I am addicted to beauty. Does this sound strange? This addiction’s impact on me has some expected outcomes, but there are aspects of my life that seem contrary to expectations. Like many addictions, I am both served and hindered by the monkey of beauty. I suspect this is a lifelong addiction, and for the most part I am glad of this.
What is this thing called beauty? An internet definition says that beauty is “a combination of qualities, such as shape, color, or form that pleases the aesthetic senses, especially the sight”. This sounds typical. An element of the definition is missing! Beauty is in the eye of the beholder. Beauty is not the same as perfection. In fact, beauty can be terribly messy.
My personal addiction to beauty drives me to pursue and appreciate those things that I find to be beautiful. I seek out external and internal beauty. I enjoy visual and audio beauty. I also have very personal tastes in beauty. Sometimes these tastes align with the majority. Other times I am on my own in my appreciation. I enjoy complimenting people when I see them expressing beauty. I think this is terribly important. For reasons I will share later, I believe that it is critical that beauty should be recognized and shared.
How does my addition to beauty reflect in my life? This is where I had some real surprises. While I do primp, and have a personal style, I am also incredibly sloppy in areas of my life. Some of this has to do with self-image. I have some big self-love issues. The sloppiness in my life would be incredibly disheartening if I didn’t realize that beauty was not the same thing as perfection. I also don’t attempt to embody the things that I find to be beautiful. An example would be that I find redheads to be divine, but I don’t dye my hair red. Lastly, I only have so much time and energy, so I don’t personify everything I find to be beautiful. I enjoy and treasure beauty that is not outwardly demonstrated in my own life.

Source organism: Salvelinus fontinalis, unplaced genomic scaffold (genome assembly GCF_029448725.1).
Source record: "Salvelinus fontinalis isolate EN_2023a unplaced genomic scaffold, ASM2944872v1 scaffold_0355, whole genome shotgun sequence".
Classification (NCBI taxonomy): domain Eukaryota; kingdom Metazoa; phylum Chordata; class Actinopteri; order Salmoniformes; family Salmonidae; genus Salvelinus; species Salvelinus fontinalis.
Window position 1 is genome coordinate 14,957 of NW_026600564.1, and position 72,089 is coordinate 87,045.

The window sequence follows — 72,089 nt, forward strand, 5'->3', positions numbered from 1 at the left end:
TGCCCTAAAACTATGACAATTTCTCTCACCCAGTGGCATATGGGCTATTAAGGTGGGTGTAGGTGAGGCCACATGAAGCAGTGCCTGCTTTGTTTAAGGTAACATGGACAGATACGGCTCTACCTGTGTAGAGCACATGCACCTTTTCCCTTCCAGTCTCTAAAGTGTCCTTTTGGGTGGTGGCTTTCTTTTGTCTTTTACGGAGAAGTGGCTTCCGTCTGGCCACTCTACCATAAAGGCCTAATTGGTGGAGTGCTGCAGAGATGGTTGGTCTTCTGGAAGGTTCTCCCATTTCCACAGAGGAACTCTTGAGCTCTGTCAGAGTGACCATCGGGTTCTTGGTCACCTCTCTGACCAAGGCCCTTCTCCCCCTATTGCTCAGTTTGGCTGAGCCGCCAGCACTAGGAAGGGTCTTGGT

A dark side of my beauty addiction is prejudicial judgment of non-beauty. I must constantly remind myself that surface beauty does not equal actual beauty. I address this when I remember that beauty is not the same as perfection. A photograph can be incredibly beautiful while still being flawed by dictatorial measurements of composition. I strive to take beautiful pictures of all kinds of people. Everyone is beautiful in their own way. I push myself to photograph the beauty in everyone, and in doing so, I defeat the inherent prejudices of beauty addiction.
Another dark side is that I am intimidated by beauty. This touches back to self-image challenges. A manifestation is that I find it very difficult to ask some beautiful people to dance. The mantra “I’m not worthy” comes to mind. Additionally, while I engage in some amount of sloppiness in my personal life, I also beat myself up for not being thin enough, handsome enough, suave enough, chatty enough, and so on. The bottom line is that addiction of beauty can blind me to hidden beauty and this includes my own beauty.
I believe that my addiction of beauty serves me in my artistic pursuits and my self-image. There is salvation from the dark side of beauty addiction. I don’t claim to be a fashion or boudoir photographer, but I do think I have an eye for beautiful composition. I don’t do model photography. This may be rectified one day. Instead I do event photography, specifically dance photography. Dancers embody so many aspects of beauty. My breath is taken away by the beauty of dancers. My addiction is sated. I also enjoy dancing with my fellow beautiful dancers. Associating with beautiful people helps me feel more beautiful. Documenting beauty, and dancing arm-in-arm with beauty, enriches my art and my self-image.
Addictions serve and punish the afflicted. My addition to beauty informs my artistic pursuits. Beauty brings pleasure to my life and makes me feel better. My appreciation of beauty prompts me to share beauty and this enriches other peoples’ lives. These pluses are contrasted with the negative of being blind to a larger world of beauty. Does this mean I should wean myself from my addiction? I don’t think so. While I am a victim of sorts, I am more served by my addiction than I am hindered. This addiction will drive me to find beauty where I may not see it today. My challenge is to embrace my addiction in healthy ways, and in doing so, I will become the master of my addiction to beauty.